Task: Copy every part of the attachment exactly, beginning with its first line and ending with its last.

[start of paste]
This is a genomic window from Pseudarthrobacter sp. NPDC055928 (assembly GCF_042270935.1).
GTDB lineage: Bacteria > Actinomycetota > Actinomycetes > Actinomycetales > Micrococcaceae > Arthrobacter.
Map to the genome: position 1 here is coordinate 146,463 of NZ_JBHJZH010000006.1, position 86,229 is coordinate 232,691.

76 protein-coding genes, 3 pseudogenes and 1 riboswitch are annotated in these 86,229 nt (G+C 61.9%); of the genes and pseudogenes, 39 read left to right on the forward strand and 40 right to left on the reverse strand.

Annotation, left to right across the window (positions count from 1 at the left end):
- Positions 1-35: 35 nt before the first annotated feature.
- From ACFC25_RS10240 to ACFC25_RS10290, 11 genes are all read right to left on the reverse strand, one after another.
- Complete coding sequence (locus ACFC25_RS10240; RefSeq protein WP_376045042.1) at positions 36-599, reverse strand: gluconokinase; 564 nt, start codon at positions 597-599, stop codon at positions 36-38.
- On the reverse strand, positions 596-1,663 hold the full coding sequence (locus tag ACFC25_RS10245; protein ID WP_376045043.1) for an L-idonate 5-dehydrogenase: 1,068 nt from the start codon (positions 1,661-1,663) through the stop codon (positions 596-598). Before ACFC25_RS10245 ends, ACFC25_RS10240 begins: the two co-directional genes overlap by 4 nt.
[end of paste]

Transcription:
This is a genomic window from Pseudarthrobacter sp. NPDC055928 (assembly GCF_042270935.1).
GTDB lineage: Bacteria > Actinomycetota > Actinomycetes > Actinomycetales > Micrococcaceae > Arthrobacter.
Map to the genome: position 1 here is coordinate 146,463 of NZ_JBHJZH010000006.1, position 86,229 is coordinate 232,691.

76 protein-coding genes, 3 pseudogenes and 1 riboswitch are annotated in these 86,229 nt (G+C 61.9%); of the genes and pseudogenes, 39 read left to right on the forward strand and 40 right to left on the reverse strand.

Annotation, left to right across the window (positions count from 1 at the left end):
- Positions 1-35: 35 nt before the first annotated feature.
- From ACFC25_RS10240 to ACFC25_RS10290, 11 genes are all read right to left on the reverse strand, one after another.
- Complete coding sequence (locus ACFC25_RS10240; RefSeq protein WP_376045042.1) at positions 36-599, reverse strand: gluconokinase; 564 nt, start codon at positions 597-599, stop codon at positions 36-38.
- On the reverse strand, positions 596-1,663 hold the full coding sequence (locus tag ACFC25_RS10245; protein ID WP_376045043.1) for an L-idonate 5-dehydrogenase: 1,068 nt from the start codon (positions 1,661-1,663) through the stop codon (positions 596-598). Before ACFC25_RS10245 ends, ACFC25_RS10240 begins: the two co-directional genes overlap by 4 nt.